How did people find their wives or husbands before we had or shared albums of your friends’ single friends on Facebook? You guessed it - at weddings. You have a nice ambience, people wearing new clothes, the men bathed, shaved and whitened by the mardon-wali cream, the girls covered in a layer of makeup thick enough to serve as bullet-proof protection, and numerous Punjabi aunties keeping score of who is single and ready to mingle. It is a formula for success.

Single men should go to weddings in their best clothes and carry at least ten copies of their biodata and pictures, front and profile view. And be nice to the aunties. Touch her feet the moment you see one, followed by a compliment on how she has lost a LOT of weight. Everything is fair in love and complimenting a lady.

Indian Stretchable Time

Punjabi baraats are the upholders of the great tradition of IST. If the invite you got says the baraat will leave at 6:30 pm and reassemble at 8 pm, just add 2 hours to the specified time. For a wedding baraat to reach the venue before 11 pm is clear indication that the boy is a loser who likes watching Tushar Kapoor’s movies and his sister’s TV serials. Do you want that reputation?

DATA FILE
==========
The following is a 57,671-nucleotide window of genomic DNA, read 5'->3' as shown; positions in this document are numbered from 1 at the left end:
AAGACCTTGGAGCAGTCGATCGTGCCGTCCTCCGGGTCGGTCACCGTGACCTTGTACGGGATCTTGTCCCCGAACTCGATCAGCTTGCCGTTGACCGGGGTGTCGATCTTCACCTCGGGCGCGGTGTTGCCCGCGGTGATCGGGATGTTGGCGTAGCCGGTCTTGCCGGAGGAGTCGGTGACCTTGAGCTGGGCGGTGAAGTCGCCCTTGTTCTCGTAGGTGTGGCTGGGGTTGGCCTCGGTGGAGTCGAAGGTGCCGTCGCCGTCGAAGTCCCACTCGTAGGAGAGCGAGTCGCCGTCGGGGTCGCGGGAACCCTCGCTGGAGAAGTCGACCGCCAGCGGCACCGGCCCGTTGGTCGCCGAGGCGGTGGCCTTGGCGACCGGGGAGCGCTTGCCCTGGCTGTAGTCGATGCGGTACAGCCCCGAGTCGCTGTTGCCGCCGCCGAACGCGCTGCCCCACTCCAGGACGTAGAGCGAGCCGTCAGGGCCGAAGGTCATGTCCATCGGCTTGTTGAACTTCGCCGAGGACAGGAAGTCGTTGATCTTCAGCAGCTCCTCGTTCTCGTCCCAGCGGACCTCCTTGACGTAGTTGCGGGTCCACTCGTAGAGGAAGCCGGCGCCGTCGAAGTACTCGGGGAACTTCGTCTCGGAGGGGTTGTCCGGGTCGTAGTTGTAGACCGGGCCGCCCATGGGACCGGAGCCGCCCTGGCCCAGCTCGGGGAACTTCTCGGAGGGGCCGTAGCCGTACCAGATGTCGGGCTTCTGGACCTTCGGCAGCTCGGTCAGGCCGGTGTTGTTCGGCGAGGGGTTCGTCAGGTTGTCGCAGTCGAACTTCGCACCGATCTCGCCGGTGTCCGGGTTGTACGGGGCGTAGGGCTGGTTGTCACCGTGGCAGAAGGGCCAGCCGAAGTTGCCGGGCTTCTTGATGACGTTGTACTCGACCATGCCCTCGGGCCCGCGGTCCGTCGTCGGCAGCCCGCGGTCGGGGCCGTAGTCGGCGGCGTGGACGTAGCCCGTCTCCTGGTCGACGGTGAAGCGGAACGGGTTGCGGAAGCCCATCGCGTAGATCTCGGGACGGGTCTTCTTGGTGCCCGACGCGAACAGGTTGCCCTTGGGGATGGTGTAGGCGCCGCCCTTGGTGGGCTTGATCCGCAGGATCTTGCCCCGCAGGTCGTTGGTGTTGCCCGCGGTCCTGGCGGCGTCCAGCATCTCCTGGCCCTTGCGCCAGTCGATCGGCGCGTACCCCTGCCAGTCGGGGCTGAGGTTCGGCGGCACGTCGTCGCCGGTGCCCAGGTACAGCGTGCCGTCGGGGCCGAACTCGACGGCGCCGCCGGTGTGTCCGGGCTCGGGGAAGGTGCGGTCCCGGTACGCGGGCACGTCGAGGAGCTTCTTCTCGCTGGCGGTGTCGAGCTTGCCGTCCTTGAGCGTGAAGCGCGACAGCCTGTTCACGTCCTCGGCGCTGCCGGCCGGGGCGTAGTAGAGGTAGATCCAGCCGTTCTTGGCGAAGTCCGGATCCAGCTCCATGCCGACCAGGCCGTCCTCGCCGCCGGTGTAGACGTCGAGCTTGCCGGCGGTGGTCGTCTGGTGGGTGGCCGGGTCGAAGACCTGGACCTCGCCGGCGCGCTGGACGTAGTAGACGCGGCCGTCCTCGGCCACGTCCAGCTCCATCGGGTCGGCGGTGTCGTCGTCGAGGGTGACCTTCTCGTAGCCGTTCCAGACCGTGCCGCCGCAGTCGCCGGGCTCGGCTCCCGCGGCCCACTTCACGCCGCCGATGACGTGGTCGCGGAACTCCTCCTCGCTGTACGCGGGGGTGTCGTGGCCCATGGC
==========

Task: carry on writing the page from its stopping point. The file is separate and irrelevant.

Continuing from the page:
I went to a friend’s reception once. The invite said the event would last from 7 to 10 pm. I reached there at 10:10 pm, only to see the tent being dismantled and the waiters demolishing the leftovers. You can’t mess with tradition like that. As expected, he got divorced a year later.

To Dupatta or Not To Be

Wedding clothes provide the least RoI, given they typically cost as much as a small island in Greece, and most people would wear them just once and then lock them away in a suitcase somewhere. Close to the equivalent of India’s GDP is locked away thus. (Just wait till Kejriwal ji finds this out) There’s a theory that divorce rates are increasing because of people who want to wear their wedding clothes a second time and recover the sunk cost.

Another interesting phenomenon is the guy wearing a sherwani with a dupatta and the bride wearing a lehanga, often without one. Hindu religion probably allows for only one of the two to be dupatta clad.

Gift Shift

The traditional way to gift is cash. The going rate depends, and it is important to build consensus beforehand. Fix the rate with others going to the wedding, so you don’t look like an outlier. Going to a wedding in the neighborhood? Call up the aunties and decide whether to gift Rs 501 or Rs 1100. Or more, if you are from South Delhi, where the inflation rate is much higher than the rest of India.